Old House, Great Stories
August 27, 2020 Projects
What do the Maumee river, a Prohibition-era tunnel, and a goat in a red sweater have in common?
For Nathaniel Walker, a Toledo-based human resources consultant, these are just a few of the fascinating elements of the 165-year-old mansion that he is restoring on Broadway Street in the Old South End.
The Land Bank acquired the property in the winter of 2017 after it was abandoned and donated by Fannie Mae. Years before, the building had been carved up into an intricate maze of apartments, hiding most of its unique charms behind dividing walls and make-shift rooms. Even worse, a smaller property was also donated right next door - and it was literally falling into the river.
That's right - the Maumee river. Whatever these properties lacked in maintenance, they more than made up for with beautiful riverfront views. Once the mansion was listed for sale, the Land Bank knew it wouldn't stay on the market long.
Mr. Walker stepped up and acted quickly. After accepting his offer, he got to work turning the house into his dream home.
"I had renovated houses before. I had the money. I thought, give me the keys and let me go!" he said during a recent interview on his front porch.
But the renovation work wasn't as easy as he had thought. Happily, the Land Bank team was with him throughout as he made gradual progress.
The blighted home next door was torn down, opening up an even more incredible view of the river. The back addition was stabilized and will soon be re-sided. An apparent tunnel at the banks of the river was cleared of brush.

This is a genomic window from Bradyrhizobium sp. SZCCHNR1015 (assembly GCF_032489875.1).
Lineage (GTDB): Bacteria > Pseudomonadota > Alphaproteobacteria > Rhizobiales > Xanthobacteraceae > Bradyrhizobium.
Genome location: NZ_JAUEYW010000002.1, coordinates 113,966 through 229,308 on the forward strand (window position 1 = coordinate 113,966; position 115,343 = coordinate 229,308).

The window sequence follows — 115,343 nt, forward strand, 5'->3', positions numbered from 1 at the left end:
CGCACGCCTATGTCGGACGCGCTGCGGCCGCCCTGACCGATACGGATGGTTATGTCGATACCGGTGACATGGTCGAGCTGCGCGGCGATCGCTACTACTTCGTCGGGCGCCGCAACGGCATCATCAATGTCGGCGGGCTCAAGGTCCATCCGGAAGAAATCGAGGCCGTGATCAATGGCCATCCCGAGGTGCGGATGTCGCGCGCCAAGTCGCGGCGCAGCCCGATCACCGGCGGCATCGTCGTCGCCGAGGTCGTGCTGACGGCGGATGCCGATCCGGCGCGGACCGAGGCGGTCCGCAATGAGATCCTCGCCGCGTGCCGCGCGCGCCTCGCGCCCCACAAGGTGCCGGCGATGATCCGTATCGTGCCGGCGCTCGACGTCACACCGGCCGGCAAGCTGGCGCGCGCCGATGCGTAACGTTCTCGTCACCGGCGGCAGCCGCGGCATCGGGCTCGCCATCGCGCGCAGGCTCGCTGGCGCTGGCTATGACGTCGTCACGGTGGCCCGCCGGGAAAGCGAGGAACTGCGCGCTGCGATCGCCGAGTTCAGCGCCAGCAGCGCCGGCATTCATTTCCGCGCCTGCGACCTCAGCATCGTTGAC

Wait - a tunnel? Some neighbors speculate that the property was used for rum-running during the Prohibition era. It's true that Toledo was an outpost in the bootlegging trade coming out of Detroit and Canada, so it's not impossible to believe the house had this history.
Whatever the case, the house has such an assortment of pieces and parts that Mr. Walker has always had what's necessary to make his restoration work. "Many have said that the house always gives someone what they need, and that's true for me too," he said.
Mr. Walker and his neighbors have also built a great relationship, and during times when he's away, they have helped him keep an eye on the property. "Once, I got a call that a goat in a red sweater was running around in the back. Turns out, the goat lived down the block, so no big deal." Just another eventful day at the Broadway mansion!
Taking on a project of this size is almost a full-time job, but everyone on the Land Bank's team has been impressed with Mr. Walker's commitment.
In equal measure, he's also welcomed the partnership. "I'm glad the Land Bank was there for me as a resource. It's been an adventure."
This story is the seventh in a series as we Countdown to 1500 and showcase some of the great people who are working with the Land Bank to transform their lives and their neighborhoods.